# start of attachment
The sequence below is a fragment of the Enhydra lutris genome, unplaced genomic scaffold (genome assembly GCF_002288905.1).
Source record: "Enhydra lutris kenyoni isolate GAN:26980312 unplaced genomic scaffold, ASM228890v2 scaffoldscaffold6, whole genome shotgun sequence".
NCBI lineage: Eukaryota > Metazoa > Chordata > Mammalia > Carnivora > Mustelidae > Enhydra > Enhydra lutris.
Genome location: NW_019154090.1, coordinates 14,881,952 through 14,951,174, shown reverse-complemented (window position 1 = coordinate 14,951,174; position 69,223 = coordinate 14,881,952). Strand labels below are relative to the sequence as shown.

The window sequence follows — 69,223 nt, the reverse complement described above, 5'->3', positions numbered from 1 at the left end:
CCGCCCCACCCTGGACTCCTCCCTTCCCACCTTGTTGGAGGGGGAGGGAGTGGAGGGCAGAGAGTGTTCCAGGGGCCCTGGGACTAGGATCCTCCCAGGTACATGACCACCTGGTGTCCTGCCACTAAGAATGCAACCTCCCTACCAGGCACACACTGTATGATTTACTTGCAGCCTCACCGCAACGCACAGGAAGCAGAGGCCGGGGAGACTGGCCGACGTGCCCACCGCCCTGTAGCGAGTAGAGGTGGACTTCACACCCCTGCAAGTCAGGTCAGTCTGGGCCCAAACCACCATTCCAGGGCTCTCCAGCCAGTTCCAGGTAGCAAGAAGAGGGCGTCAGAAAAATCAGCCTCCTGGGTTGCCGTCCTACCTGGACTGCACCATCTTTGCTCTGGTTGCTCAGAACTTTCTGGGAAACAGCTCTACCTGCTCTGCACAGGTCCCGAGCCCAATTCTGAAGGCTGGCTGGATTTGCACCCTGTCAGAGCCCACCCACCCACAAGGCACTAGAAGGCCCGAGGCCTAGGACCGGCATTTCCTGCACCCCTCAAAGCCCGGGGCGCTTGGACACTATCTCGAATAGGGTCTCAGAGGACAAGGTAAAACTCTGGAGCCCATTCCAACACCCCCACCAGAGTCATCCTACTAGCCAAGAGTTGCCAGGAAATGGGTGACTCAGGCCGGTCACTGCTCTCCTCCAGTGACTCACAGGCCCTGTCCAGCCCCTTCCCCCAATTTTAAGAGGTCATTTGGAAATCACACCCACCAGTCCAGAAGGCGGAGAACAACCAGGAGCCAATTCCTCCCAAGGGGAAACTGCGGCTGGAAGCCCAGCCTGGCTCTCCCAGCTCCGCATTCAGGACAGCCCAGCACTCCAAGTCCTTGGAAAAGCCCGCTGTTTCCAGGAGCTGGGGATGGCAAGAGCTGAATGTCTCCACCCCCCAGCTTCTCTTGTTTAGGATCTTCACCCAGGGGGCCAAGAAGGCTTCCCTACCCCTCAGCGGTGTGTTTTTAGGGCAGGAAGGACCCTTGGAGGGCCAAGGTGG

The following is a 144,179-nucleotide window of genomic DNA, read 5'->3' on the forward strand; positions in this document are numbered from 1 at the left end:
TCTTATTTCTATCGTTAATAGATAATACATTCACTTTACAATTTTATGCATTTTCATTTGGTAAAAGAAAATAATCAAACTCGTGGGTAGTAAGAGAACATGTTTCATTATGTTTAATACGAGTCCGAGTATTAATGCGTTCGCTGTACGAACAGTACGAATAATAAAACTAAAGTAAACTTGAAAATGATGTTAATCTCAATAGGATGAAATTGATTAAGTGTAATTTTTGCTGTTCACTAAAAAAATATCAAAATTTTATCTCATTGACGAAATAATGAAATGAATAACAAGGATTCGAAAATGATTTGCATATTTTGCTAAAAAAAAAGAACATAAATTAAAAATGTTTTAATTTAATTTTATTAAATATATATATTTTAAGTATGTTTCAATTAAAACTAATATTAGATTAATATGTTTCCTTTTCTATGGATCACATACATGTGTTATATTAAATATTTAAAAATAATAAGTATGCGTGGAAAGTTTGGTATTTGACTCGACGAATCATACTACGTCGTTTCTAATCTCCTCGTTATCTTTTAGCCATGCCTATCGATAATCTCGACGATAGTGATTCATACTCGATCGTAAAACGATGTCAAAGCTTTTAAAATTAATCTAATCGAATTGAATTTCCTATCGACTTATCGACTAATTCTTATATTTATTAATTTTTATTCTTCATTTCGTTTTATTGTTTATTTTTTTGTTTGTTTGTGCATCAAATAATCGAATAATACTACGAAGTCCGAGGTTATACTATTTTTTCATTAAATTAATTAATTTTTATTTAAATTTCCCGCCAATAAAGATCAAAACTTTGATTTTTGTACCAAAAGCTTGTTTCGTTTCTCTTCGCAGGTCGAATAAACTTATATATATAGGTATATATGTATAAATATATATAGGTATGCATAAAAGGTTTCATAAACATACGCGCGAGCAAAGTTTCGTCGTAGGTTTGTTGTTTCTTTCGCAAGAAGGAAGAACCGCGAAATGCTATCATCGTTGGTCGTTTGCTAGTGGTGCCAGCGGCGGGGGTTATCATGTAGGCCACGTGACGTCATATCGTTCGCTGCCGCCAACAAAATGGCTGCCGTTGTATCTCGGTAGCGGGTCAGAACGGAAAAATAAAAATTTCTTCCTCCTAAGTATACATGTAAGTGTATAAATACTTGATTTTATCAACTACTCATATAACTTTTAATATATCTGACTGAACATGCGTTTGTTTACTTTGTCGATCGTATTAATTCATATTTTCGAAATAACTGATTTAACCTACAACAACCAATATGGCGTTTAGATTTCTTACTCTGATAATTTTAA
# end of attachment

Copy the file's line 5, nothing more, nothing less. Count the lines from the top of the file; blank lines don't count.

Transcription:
The window sequence follows — 69,223 nt, the reverse complement described above, 5'->3', positions numbered from 1 at the left end: